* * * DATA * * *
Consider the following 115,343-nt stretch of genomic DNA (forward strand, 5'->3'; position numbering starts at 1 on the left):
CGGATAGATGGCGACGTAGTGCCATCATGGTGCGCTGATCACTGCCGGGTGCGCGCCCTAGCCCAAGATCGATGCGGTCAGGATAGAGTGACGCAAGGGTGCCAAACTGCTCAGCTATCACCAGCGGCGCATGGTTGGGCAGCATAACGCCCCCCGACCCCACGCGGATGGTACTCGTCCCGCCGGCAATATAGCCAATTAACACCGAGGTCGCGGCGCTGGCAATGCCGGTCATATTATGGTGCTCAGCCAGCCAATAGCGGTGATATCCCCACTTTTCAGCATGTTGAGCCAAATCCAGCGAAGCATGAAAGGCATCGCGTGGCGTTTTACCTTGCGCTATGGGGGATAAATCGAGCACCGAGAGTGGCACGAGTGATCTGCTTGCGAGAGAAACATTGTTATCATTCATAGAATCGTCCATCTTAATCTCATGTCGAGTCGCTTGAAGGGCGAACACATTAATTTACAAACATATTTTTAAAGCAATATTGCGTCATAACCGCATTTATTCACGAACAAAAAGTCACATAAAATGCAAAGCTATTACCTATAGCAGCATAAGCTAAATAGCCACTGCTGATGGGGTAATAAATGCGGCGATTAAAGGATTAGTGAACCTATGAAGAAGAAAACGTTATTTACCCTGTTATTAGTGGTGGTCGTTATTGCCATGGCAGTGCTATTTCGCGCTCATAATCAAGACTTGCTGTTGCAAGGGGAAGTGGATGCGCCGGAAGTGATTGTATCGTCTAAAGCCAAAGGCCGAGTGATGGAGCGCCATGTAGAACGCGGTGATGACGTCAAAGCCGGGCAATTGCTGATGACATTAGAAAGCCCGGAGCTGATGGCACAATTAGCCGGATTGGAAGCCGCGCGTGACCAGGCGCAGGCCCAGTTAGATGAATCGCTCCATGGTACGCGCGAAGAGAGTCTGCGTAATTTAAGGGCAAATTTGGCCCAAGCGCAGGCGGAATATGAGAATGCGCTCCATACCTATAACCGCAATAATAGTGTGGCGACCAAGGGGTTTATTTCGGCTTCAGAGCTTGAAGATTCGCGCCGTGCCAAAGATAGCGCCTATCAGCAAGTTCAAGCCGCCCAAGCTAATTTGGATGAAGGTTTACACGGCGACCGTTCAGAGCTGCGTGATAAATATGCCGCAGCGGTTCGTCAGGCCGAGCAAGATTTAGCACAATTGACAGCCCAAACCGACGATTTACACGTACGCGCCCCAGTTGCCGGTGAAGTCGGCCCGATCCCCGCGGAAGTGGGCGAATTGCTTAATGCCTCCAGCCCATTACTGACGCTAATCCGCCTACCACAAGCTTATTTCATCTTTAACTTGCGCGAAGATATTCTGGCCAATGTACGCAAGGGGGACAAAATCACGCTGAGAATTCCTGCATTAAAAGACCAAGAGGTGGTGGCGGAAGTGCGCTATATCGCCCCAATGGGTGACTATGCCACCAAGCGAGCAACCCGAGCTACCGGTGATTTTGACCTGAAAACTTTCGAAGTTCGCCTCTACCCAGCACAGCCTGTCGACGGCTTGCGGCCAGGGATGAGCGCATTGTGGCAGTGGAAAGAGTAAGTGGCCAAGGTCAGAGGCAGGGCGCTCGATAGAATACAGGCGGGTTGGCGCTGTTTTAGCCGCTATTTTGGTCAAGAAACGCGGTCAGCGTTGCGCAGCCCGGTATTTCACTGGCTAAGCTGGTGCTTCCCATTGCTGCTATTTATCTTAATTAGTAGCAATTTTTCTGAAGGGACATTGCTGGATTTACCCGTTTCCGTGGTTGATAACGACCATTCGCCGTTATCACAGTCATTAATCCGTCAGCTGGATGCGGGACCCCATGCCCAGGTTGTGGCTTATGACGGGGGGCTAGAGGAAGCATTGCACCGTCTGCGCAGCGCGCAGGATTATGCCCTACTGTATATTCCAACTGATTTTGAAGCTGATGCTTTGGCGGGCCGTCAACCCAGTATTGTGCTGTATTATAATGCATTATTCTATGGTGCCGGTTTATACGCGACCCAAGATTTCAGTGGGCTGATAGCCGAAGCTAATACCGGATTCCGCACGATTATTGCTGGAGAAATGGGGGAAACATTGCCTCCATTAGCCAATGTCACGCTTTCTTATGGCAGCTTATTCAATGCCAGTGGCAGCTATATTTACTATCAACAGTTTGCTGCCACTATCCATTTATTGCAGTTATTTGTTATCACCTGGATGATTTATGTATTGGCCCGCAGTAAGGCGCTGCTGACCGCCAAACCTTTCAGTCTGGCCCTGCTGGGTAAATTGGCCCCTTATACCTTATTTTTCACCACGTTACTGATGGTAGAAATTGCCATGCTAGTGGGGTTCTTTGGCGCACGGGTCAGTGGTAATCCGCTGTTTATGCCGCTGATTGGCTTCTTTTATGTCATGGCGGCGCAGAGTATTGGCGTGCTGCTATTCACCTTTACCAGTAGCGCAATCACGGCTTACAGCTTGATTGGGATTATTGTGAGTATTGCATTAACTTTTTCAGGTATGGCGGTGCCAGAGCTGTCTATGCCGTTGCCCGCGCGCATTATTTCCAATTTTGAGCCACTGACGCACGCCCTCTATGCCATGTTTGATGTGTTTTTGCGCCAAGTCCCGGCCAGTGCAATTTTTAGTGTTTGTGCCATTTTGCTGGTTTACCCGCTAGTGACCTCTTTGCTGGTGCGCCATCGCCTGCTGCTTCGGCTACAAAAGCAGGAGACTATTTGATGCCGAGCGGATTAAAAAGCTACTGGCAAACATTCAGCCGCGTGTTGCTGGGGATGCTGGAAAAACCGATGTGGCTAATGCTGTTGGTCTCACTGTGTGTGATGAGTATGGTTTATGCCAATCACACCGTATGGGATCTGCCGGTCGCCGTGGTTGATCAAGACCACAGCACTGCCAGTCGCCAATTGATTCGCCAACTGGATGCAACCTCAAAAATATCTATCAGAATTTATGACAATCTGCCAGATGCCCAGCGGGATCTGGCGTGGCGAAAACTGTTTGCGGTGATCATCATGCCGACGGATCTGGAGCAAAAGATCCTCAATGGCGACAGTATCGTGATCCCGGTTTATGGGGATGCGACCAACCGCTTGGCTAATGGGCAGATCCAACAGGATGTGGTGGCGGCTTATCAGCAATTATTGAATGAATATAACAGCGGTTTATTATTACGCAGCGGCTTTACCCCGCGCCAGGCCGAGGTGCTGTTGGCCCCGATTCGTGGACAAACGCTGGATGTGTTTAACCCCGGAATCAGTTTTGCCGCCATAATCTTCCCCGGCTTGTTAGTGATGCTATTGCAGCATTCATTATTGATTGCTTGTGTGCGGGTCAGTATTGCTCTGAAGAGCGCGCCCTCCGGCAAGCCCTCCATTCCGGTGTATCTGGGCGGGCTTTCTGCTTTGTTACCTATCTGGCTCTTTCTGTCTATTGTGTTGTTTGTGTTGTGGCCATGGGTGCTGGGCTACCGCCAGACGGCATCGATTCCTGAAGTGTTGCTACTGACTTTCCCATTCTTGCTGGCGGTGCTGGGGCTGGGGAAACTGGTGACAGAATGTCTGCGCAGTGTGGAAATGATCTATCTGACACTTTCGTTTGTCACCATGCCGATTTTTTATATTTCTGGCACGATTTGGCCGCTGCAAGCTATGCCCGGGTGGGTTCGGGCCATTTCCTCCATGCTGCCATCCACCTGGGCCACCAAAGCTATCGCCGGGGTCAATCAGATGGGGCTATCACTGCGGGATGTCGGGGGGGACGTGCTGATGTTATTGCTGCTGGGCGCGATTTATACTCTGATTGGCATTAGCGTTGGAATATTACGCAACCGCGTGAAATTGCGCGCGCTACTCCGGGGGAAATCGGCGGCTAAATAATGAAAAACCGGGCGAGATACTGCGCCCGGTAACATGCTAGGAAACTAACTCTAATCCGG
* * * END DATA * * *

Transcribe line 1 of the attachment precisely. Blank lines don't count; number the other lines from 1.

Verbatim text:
Consider the following 115,343-nt stretch of genomic DNA (forward strand, 5'->3'; position numbering starts at 1 on the left):